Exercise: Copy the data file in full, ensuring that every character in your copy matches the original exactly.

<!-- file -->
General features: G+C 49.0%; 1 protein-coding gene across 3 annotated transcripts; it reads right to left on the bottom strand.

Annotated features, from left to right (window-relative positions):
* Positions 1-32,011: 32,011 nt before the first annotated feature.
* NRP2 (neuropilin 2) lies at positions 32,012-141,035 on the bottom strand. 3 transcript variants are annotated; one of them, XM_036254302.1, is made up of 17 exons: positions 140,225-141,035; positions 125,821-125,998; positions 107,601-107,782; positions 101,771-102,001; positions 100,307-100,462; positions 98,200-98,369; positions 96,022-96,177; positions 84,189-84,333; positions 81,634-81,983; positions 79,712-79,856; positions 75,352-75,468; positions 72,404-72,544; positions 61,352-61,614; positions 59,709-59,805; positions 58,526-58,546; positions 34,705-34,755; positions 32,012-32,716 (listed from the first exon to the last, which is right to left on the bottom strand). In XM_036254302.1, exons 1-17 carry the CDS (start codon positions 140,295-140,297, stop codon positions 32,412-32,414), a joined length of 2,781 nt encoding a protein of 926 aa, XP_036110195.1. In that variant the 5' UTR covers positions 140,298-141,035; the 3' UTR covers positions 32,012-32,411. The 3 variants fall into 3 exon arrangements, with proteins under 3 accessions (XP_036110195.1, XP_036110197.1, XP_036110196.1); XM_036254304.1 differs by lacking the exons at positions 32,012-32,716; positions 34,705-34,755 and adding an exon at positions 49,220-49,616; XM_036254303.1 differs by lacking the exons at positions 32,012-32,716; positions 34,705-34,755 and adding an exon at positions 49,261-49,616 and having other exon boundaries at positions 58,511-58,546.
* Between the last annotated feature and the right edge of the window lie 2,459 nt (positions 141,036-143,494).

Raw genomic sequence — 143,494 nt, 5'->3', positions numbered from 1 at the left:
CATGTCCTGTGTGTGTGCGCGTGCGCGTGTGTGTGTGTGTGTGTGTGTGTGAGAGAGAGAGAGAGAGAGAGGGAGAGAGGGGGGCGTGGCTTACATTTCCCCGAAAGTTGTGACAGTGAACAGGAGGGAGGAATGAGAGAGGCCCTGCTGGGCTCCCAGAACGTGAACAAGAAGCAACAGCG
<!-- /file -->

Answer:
General features: G+C 49.0%; 1 protein-coding gene across 3 annotated transcripts; it reads right to left on the bottom strand.

Annotated features, from left to right (window-relative positions):
* Positions 1-32,011: 32,011 nt before the first annotated feature.
* NRP2 (neuropilin 2) lies at positions 32,012-141,035 on the bottom strand. 3 transcript variants are annotated; one of them, XM_036254302.1, is made up of 17 exons: positions 140,225-141,035; positions 125,821-125,998; positions 107,601-107,782; positions 101,771-102,001; positions 100,307-100,462; positions 98,200-98,369; positions 96,022-96,177; positions 84,189-84,333; positions 81,634-81,983; positions 79,712-79,856; positions 75,352-75,468; positions 72,404-72,544; positions 61,352-61,614; positions 59,709-59,805; positions 58,526-58,546; positions 34,705-34,755; positions 32,012-32,716 (listed from the first exon to the last, which is right to left on the bottom strand). In XM_036254302.1, exons 1-17 carry the CDS (start codon positions 140,295-140,297, stop codon positions 32,412-32,414), a joined length of 2,781 nt encoding a protein of 926 aa, XP_036110195.1. In that variant the 5' UTR covers positions 140,298-141,035; the 3' UTR covers positions 32,012-32,411. The 3 variants fall into 3 exon arrangements, with proteins under 3 accessions (XP_036110195.1, XP_036110197.1, XP_036110196.1); XM_036254304.1 differs by lacking the exons at positions 32,012-32,716; positions 34,705-34,755 and adding an exon at positions 49,220-49,616; XM_036254303.1 differs by lacking the exons at positions 32,012-32,716; positions 34,705-34,755 and adding an exon at positions 49,261-49,616 and having other exon boundaries at positions 58,511-58,546.
* Between the last annotated feature and the right edge of the window lie 2,459 nt (positions 141,036-143,494).

Raw genomic sequence — 143,494 nt, 5'->3', positions numbered from 1 at the left:
CATGTCCTGTGTGTGTGCGCGTGCGCGTGTGTGTGTGTGTGTGTGTGTGTGAGAGAGAGAGAGAGAGAGAGGGAGAGAGGGGGGCGTGGCTTACATTTCCCCGAAAGTTGTGACAGTGAACAGGAGGGAGGAATGAGAGAGGCCCTGCTGGGCTCCCAGAACGTGAACAAGAAGCAACAGCG